Sir James George Frazer > The Golden Bough > Page 576
Sir James George Frazer (1854–1941).  The Golden Bough.  1922.

Page 576
ordinary government in Lhasa previous to the expulsion of the scapegoat is perhaps a relic of a similar period of universal license. Amongst the Hos of India the period of license follows the expulsion of the devil. Amongst the Iroquois it hardly appears whether it preceded or followed the banishment of evils. In any case, the extraordinary relaxation of all ordinary rules of conduct on such occasions is doubtless to be explained by the general clearance of evils which precedes or follows it. On the one hand, when a general riddance of evil and absolution from all sin is in immediate prospect, men are encouraged to give the rein to their passions, trusting that the coming ceremony will wipe out the score which they are running up so fast. On the other hand, when the ceremony has just taken place, men’s minds are freed from the oppressive sense, under which they generally labour, of an atmosphere surcharged with devils; and in the first revulsion of joy they overleap the limits commonly imposed by custom and morality. When the ceremony takes place at harvest-time, the elation of feeling which it excites is further stimulated by the state of physical wellbeing produced by an abundant supply of food.
  Fourthly, the employment of a divine man or animal as a scapegoat is especially to be noted; indeed, we are here directly concerned with the custom of banishing evils only in so far as these evils are believed to be transferred to a god who is afterwards slain. It may be suspected that the custom of employing a divine man or animal as a public scapegoat is much more widely diffused than appears from the examples cited. For, as has already been pointed out, the custom of killing a god dates from so early a period of human history that in later ages, even when the custom continues to be practised, it is liable to be misinterpreted. The divine character of the animal or man is forgotten, and he comes to be regarded merely as an ordinary victim. This is especially likely to be the case when it is a divine man who is killed. For when a nation becomes civilised, if it does not drop human sacrifices altogether, it at least selects as victims only such wretches as would be put to death at any rate. Thus the killing of a god may sometimes come to be confounded with the execution of a criminal.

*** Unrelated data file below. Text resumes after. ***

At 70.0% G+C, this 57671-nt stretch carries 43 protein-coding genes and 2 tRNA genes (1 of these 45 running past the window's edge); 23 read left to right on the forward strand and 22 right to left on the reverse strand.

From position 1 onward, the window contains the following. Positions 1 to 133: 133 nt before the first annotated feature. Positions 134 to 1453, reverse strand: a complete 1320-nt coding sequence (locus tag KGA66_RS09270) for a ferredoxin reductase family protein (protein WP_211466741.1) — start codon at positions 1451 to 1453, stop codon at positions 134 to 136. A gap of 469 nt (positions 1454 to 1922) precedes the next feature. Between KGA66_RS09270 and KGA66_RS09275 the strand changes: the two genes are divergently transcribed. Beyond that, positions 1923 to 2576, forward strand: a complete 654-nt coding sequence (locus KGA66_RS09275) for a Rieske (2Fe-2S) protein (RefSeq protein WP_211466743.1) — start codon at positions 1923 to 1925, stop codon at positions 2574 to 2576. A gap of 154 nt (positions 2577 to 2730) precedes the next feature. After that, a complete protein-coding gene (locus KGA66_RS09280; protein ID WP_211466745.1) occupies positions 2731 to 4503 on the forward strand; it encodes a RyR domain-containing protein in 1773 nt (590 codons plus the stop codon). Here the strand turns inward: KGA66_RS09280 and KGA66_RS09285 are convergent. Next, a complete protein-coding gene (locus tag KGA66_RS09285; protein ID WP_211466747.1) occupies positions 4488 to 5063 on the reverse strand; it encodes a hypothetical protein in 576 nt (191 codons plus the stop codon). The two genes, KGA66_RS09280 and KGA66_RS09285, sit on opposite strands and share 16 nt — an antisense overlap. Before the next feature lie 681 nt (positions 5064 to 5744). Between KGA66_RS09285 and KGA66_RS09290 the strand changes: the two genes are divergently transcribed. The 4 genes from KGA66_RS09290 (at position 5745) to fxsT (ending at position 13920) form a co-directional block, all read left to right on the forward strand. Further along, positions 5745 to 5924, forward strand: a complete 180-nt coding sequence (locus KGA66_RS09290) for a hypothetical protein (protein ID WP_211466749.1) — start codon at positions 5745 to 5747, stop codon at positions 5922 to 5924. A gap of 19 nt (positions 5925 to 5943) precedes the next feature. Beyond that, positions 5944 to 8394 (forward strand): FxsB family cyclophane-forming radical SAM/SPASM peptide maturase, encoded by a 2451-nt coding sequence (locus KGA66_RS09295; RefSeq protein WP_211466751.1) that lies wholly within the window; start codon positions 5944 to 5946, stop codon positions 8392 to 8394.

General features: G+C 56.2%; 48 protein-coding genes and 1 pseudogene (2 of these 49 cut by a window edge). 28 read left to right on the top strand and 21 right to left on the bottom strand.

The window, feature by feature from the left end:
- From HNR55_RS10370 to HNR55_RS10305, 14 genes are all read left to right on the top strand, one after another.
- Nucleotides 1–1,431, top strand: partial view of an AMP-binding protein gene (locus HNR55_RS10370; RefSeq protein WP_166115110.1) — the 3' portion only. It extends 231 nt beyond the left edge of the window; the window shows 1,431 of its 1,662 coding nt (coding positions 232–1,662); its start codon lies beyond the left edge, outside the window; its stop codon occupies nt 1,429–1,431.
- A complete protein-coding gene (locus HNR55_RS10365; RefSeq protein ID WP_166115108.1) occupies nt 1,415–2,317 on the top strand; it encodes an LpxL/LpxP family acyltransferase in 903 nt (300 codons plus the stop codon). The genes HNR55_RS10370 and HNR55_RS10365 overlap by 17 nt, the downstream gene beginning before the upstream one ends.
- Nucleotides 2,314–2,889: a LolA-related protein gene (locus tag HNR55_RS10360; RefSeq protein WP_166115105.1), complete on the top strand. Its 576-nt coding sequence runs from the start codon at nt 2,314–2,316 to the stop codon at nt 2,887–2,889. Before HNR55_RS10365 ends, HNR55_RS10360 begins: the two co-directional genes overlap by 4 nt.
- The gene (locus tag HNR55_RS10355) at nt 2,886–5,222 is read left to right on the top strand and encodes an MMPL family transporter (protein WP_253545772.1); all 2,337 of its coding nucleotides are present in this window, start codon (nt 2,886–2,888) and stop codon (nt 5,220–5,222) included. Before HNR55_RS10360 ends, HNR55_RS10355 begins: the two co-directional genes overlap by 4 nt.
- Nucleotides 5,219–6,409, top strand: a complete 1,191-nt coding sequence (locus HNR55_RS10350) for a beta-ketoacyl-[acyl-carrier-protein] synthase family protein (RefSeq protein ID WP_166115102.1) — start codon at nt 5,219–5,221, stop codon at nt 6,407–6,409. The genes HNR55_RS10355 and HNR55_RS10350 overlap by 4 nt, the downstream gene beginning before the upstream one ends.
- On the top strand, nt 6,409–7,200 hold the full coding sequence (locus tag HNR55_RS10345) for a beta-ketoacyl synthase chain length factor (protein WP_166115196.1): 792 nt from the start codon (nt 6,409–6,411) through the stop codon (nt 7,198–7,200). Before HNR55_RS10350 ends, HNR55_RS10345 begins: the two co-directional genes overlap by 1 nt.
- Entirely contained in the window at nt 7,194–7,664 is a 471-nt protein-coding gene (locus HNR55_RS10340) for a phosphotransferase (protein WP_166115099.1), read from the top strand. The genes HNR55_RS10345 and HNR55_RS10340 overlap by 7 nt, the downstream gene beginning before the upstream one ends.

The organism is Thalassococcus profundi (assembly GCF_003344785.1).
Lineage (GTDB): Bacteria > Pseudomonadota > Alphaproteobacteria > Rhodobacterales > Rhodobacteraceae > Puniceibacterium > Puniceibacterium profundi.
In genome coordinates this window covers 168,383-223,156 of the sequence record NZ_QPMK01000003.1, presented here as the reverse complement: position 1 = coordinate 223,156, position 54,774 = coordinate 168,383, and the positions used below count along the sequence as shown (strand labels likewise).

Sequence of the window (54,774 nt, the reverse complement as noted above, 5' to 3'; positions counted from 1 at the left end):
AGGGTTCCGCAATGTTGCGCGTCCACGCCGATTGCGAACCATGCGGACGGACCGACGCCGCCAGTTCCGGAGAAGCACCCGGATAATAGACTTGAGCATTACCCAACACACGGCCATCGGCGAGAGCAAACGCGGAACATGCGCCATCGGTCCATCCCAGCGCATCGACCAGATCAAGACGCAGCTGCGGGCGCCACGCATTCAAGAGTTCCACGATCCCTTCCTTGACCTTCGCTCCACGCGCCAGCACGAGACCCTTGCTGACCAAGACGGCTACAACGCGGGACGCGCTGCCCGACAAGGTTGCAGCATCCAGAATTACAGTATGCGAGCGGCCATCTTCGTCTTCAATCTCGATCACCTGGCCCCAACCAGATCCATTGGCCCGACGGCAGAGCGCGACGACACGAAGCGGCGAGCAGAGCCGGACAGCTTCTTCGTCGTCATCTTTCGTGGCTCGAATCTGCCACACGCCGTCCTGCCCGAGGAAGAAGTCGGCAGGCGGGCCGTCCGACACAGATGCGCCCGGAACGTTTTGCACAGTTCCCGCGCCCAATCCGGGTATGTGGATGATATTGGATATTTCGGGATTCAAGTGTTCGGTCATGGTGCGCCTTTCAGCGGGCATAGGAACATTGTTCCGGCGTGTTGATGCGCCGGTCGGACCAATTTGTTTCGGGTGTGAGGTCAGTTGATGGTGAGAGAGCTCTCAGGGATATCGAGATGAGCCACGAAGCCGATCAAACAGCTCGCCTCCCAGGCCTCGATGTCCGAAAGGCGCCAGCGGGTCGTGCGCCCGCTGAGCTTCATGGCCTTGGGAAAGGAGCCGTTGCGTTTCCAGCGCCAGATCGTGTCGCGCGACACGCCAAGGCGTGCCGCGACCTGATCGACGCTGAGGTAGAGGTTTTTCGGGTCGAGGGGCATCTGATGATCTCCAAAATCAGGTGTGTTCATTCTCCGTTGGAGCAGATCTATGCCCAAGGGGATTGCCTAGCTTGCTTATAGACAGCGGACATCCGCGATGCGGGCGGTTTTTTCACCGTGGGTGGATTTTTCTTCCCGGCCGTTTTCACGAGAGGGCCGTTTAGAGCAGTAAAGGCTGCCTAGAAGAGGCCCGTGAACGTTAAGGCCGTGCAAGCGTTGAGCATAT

If we ask why a dying god should be chosen to take upon himself and carry away the sins and sorrows of the people, it may be suggested that in the practice of using the divinity as a scapegoat we have a combination of two customs which were at one time distinct and independent. On the one hand we have seen that it has been customary to kill the human or animal god in order to save his divine life from being weakened by the inroads of age. On the other hand we have seen that it has been customary to have a general expulsion of evils and sins once a year. Now, if it occurred to people to combine these two customs, the result would be the employment of the dying god as a scapegoat. He was killed, not originally to take away sin, but to save the divine life from the degeneracy of old age; but, since he had to be killed at any rate, people may have thought that they might as well seize the opportunity to lay upon him the burden of their sufferings

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